A Step Backwards in Time

When I was an undergraduate at Harvard, I heard horror stories at the dinner table from a number of my African American friends and classmates, particularly males, about negative and completely unwarranted experiences with police officers. Of course, Latinos weren’t completely immune to that type of discrimination either, but our situation did not seem nearly as difficult and pervasive. Now all of that may be changing. Just as we take one step forward, we may be taking two steps back. Not long after our first African American president hosted the legendary beer summit to assuage the ruffled feathers over the race-driven flap between a Cambridge police officer and Harvard Professor Henry Louis Gates, Arizona legislature is de facto legalizing racial profiling of Latinos as it broadens the powers of police to identify and apprehend undocumented immigrants.

According to the New York Times, “Passage of the law, which would, among other things, allow the authorities to demand proof of legal entry into the United States from anyone suspected of being in the country illegally, testified to the relative lack of political power of Arizona Latinos, and to the hardened views toward illegal immigration among Republican politicians both here and nationally.”

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National Survey of Undocumented Immigrants Points to Big Turn Out in 2010 Census

Census-bar-chart-vertical

SAN ANTONIO, TX – RedBrownandBlue.com (RBB), a news and commentary website aiming to increase multicultural perspectives in mainstream media – in conjunction with Interlex Communications, a Top 25 Hispanic-owned advertising agency – has released important data pointing to a potentially unprecedented turnout in 2010 Census participation by undocumented Latino immigrants.

With 1100 undocumented immigrants interviewed in six cities – New York, Los Angeles, Houston, Phoenix, Miami and Washington, DC – 76 percent of all respondents said they would participate in the 2010 Census. Furthermore, of respondents who have lived in the U.S. 10 years or more, 43 percent said they participated in the 2000 Census and 85 percent said they would participate in the 2010 Census.

“The increased participation could be the result of a perfect storm,” says Rudy Ruiz, founding editor of RedBrownandBlue.com. “Never in the history of the Census has so much been invested in ensuring that Latinos, especially the undocumented, participate in this milestone. The Census Bureau has gone to great lengths to reach out and dispel myths and misconceptions about the Census among the undocumented, helping dissipate fears of deportation by participation.”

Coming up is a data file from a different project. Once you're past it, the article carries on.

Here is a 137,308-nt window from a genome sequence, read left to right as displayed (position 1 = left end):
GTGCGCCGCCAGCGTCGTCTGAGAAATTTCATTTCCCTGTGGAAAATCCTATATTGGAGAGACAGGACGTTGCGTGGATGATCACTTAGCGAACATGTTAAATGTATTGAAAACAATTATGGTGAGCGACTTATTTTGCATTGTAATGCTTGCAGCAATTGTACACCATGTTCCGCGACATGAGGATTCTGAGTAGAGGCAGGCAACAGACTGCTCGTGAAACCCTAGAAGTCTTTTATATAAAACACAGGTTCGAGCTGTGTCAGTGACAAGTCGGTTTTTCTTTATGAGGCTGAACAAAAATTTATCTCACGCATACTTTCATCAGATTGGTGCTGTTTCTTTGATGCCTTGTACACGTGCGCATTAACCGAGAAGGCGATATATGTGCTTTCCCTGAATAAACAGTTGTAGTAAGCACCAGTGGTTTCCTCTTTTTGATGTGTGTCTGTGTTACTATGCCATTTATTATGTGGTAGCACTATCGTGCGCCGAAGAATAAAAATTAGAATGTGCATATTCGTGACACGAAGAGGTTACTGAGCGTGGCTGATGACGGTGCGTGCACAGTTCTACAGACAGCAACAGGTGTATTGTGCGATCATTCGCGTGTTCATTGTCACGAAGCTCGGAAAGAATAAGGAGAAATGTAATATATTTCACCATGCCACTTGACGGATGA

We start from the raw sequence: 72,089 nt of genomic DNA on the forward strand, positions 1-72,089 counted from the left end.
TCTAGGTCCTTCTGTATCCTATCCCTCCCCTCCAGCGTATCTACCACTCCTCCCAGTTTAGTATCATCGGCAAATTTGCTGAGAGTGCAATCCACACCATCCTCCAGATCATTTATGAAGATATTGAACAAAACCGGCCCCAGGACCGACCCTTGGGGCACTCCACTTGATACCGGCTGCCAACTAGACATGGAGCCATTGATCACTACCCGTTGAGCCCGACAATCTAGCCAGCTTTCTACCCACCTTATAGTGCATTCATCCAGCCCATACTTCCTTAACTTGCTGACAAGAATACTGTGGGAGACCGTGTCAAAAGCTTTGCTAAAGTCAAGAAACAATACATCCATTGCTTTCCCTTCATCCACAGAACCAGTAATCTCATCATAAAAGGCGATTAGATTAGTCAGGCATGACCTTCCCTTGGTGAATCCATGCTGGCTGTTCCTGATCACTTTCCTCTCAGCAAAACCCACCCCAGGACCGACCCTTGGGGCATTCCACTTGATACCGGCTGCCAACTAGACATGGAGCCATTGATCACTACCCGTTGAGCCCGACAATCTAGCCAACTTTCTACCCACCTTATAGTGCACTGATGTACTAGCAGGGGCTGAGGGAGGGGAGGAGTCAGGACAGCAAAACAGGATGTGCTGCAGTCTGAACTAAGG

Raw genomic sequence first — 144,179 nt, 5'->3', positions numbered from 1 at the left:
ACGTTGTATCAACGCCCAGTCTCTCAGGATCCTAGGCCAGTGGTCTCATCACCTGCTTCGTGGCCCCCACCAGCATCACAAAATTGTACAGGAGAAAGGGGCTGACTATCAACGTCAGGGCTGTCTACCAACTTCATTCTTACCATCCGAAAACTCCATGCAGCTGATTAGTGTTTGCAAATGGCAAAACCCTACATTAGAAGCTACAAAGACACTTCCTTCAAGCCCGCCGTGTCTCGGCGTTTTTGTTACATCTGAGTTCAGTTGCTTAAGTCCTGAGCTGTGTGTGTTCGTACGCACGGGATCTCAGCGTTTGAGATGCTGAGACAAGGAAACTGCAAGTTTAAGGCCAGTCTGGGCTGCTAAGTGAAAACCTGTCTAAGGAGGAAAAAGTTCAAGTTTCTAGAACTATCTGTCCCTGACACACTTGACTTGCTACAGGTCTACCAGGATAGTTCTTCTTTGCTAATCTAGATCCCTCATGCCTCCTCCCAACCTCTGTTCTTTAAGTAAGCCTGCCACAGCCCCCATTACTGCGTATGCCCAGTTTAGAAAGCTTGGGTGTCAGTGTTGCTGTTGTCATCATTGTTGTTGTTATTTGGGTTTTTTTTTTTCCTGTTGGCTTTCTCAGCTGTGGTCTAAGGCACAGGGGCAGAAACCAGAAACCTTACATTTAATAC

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Reasons for Congress to Tackle Immigration Reform

After going it alone to pass an unpopular health care reform law, Democrats in Congress can’t decide whether to keep passing transformative legislation – or keep a low profile. And frankly, it’s hard to find many in Congress in either party who are eager to take on immigration reform.

Sen. Lindsay Graham, R-SC, seems to be backing away from a partnership with Sen. Chuck Schumer, D-NY, to write a comprehensive immigration reform bill. Graham says the White House hasn’t done enough to push the issue.

Still, this is the perfect time for Congress to restart the immigration debate because of…

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I, Too, Have a Dream

When a colleague recently asked me, as an African American male, what I thought about Dr. Martin Luther King Junior’s dream, I told him I couldn’t answer that question without an essay of a response. The significance of that dream is so tremendous, and the effects so wide-ranging, I honestly don’t think it would be fair to respond, “Oh, it’s important.” An answer like that would fail to capture the magnitude of that dream, and how I feel it has affected my life and the lives of so many others. So, with that said, consider this my answer…

What do I think of King’s dream? One thing is for certain: I think it is very worthy of celebration. His dedication to civil rights, his charismatic leadership, and unwavering energy helped ignite one of the largest social movements in human history. However that dream was not his alone, but rather the culmination of many like-minded individuals who wanted to move towards a world free of racial oppression. Dr. King was not the first person to have a dream of Black kids and White kids playing in the same playgrounds together­ – learning in the same class rooms together­ – experiencing life together. No, there were many people who shared in that dream a sense of hope and the idea that we had transcended the ideology that race was the determinant factor of social mobility, academic attainment, and intellectual ability. In that dream, there was a message that we were ready to step forward – together. That dream was then, and remains today, an inspiration for us to reach our potential as a collective group of people.

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